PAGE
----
Leaping, furry mini-monkeys that were as small as mice crossed the Bering land bridge long before humans, representing North America's oldest known primates.
This new claim is based on the fossils of at least three individuals of this previously unknown species of extinct primate uncovered at a site near Meridian, Miss., scientists announced today. The researcher estimates the primate fossils date to about 55.8 million years ago.
If the age of the fossils is accurate, the new finding could indicate that early primates migrated across the land bridge that once connected Siberia with Alaska long before Homo sapiens that arrived some 12,000 to 14,000 years ago. The teeny primate crossover from Asia happened during the Paleocene-Eocene Thermal Maximum when global temperatures rose at a rate and magnitude similar to today's global warming.
"The primate itself appears new to science, and is thus a welcome addition to what is still a small 'Red Hot' fauna in Mississippi," said Philip Gingerich of the Museum of Paleontology at the University of Michigan, Ann Arbor, who wasn't involved in the recent discovery. "The site has the potential to be important, but the importance depends to some extent on whether it is really the age the author claims or not."
Called Teilhardina magnoliana, the mini monkey-like creature weighed just an ounce (28 grams) and would have leapt across treetops to snatch up insects and fruits.
"They were acrobatic little creatures," said K. Christopher Beard of the Carnegie Museum of Natural History in Pittsburgh, who details his finding in the March 4 issue of the journal Proceedings of the National Academy of Sciences.
Closely related species of Teilhardina have been found at sites in China, Belgium, France and Wyoming.
The fossil evidence from the international sites indicates Teilhardina inhabited North America, Europe and Asia at roughly the same time. Researchers have puzzled over the sequence of colonization, or how these tiny primates spread over much of the globe at a time when global climate and sea levels were changing rapidly.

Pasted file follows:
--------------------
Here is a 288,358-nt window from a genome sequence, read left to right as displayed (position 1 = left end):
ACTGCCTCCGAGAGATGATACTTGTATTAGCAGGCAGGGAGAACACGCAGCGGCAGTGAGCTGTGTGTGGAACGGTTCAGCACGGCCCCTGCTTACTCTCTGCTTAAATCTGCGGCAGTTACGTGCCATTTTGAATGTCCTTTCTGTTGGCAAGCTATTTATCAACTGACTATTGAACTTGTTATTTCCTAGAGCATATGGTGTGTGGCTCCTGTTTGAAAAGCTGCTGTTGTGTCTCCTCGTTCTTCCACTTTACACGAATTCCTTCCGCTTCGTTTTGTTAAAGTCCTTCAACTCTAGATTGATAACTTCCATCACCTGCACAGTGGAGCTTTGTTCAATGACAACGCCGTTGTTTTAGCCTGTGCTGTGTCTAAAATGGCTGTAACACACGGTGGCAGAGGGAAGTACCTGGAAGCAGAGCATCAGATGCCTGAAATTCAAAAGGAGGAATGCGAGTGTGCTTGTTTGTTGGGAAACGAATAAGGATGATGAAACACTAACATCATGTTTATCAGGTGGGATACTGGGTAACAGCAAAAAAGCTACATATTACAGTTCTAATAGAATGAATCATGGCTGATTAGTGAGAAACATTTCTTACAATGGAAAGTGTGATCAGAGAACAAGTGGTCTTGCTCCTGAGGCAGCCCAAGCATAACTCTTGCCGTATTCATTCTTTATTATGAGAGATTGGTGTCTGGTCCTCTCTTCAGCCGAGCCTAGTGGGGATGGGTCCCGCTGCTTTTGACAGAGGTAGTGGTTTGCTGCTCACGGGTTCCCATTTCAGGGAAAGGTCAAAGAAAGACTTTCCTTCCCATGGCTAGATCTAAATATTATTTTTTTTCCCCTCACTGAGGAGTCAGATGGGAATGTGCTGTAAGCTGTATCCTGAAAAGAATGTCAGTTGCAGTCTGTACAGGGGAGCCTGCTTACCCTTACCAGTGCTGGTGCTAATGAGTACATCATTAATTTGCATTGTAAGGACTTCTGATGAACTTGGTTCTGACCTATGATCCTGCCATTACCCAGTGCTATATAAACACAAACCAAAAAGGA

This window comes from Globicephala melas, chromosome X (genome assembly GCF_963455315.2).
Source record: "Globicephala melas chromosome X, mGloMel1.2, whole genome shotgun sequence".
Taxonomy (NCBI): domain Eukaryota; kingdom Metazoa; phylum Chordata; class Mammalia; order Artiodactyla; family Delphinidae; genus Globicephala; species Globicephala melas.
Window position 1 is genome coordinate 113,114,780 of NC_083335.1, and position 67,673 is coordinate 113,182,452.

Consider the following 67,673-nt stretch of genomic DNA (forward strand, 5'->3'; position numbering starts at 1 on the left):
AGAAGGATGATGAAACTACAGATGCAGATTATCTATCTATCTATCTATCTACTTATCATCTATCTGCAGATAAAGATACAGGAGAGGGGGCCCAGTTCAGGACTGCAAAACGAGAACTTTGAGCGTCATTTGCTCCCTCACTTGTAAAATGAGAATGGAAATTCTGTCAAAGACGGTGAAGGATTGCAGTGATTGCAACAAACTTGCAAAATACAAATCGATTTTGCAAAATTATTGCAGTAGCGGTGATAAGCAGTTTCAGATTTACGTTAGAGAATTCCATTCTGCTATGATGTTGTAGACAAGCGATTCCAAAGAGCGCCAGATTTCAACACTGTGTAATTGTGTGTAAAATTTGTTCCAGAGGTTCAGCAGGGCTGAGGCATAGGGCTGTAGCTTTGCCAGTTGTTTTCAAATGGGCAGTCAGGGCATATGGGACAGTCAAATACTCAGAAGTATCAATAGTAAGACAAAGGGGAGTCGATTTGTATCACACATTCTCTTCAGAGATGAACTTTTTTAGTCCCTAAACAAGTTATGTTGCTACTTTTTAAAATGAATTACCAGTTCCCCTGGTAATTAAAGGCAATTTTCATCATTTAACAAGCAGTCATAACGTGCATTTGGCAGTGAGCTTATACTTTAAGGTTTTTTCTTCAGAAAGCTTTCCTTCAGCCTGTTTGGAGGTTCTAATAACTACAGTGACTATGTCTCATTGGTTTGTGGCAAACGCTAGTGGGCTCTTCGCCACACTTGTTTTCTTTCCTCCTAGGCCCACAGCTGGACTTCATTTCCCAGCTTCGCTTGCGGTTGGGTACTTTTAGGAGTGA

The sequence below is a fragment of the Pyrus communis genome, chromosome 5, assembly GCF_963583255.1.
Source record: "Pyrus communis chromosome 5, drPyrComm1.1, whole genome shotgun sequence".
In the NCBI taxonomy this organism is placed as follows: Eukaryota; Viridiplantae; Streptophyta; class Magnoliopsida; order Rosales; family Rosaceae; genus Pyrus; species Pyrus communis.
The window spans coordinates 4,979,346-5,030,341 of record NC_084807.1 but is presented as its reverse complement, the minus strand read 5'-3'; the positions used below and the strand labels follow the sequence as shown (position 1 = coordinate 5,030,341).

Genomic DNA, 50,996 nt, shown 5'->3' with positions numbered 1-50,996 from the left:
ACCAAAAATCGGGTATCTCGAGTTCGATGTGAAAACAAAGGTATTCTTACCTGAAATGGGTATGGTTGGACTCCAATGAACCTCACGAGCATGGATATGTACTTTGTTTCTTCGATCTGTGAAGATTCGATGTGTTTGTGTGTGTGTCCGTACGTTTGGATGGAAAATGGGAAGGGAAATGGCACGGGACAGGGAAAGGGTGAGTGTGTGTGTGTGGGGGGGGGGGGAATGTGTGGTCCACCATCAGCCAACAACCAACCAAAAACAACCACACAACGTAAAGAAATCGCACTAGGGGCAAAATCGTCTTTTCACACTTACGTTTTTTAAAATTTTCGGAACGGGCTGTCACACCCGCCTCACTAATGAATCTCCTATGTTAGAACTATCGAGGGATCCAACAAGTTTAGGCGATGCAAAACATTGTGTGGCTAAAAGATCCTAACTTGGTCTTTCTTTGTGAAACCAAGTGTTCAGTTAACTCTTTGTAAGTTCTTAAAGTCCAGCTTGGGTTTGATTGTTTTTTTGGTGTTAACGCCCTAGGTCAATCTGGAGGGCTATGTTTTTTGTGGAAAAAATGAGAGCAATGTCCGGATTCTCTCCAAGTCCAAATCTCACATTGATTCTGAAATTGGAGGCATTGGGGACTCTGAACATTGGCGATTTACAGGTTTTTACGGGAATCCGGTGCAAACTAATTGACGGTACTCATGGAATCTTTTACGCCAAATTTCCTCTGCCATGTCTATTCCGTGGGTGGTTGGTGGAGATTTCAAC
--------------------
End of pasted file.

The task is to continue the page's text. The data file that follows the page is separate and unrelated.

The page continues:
Before the fossils were found in Mississippi, scientists thought Teilhardina migrated from Asia to Western Europe before moving on to North America.
To date the Mississippi fossils, Beard took advantage of the idea that sea level remains constant across the globe at any given time. By matching up erosion features caused by a falling sea level over long distances, Beard estimated the Mississippi fossils are older than Teilhardina fossils from Belgium and France. That suggests the primates moved from Asia to North America and then to Western Europe.
The standard for dating fossils, however, relies on carbon isotopes, Gingerich said.
The study "inexplicably contains none of the now-standard evidence of carbon isotope values that define both the Paleocene-Eocene boundary and the carbon isotope excursion," Gingerich said. "Without this, it is really not possible to know how old the new primate from the 'Red Hot' site is or what it means for mammalian biogeography."
The coastlines of North America afforded certain advantages to the small primates. For instance, during the Paleocene-Eocene Thermal Maximum, the coastlines became hot and wet, while the Rocky Mountain region became hot and dry. The dry conditions would not have supported the lush trees and their yummy fruits required for Teilhardina and other closely related primates.
Beard found that Teilhardina magnoliana from Mississippi is both older and more primitive than another Teilhardina species previously found in Wyoming's Bighorn Basin. Since the fossil record at Bighorn is remarkably complete, Beard is confident that fossils older than those unearthed in Mississippi would have been found by now if they existed.
That means the earliest North American primates were restricted to coastal regions for thousands of years before they were able to colonize the Rocky Mountain region.
Later, precipitation would have increased to make Wyoming and other Rocky Mountain regions hospitable to the little primates.
Though Teilhardina once occupied parts of the United States for tens of thousands of years, none of its distant relatives, such as monkeys, currently live here.
That's because most primates are adapted to live only in wet, humid tropical or subtropical regions. When Earth began cooling at the end of the Eocene about 35 million years ago, Teilhardina vanished from North America and Europe, Beard said.
Modern humans obviously are adapted to live in a variety of climates today, but at that time, warmer regions were critical layover spots for our primate ancestors. Lucky for us, Beard says, some of these ancestors in the late Eocene had set up camp in warmer climes.
"You and I wouldn't be here talking about it if it weren't for the fact that primates by this time were able to colonize Central Africa and Southeast Asia," Beard told LiveScience. "As far as we know, those were the only two places that primates were able to survive this dramatic cooling event 35 million years ago."
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Jeanna served as editor-in-chief of Live Science. Previously, she was an assistant editor at Scholastic's Science World magazine. Jeanna has an English degree from Salisbury University, a master's degree in biogeochemistry and environmental sciences from the University of Maryland, and a graduate science journalism degree from New York University. She has worked as a biologist in Florida, where she monitored wetlands and did field surveys for endangered species. She also received an ocean sciences journalism fellowship from Woods Hole Oceanographic Institution.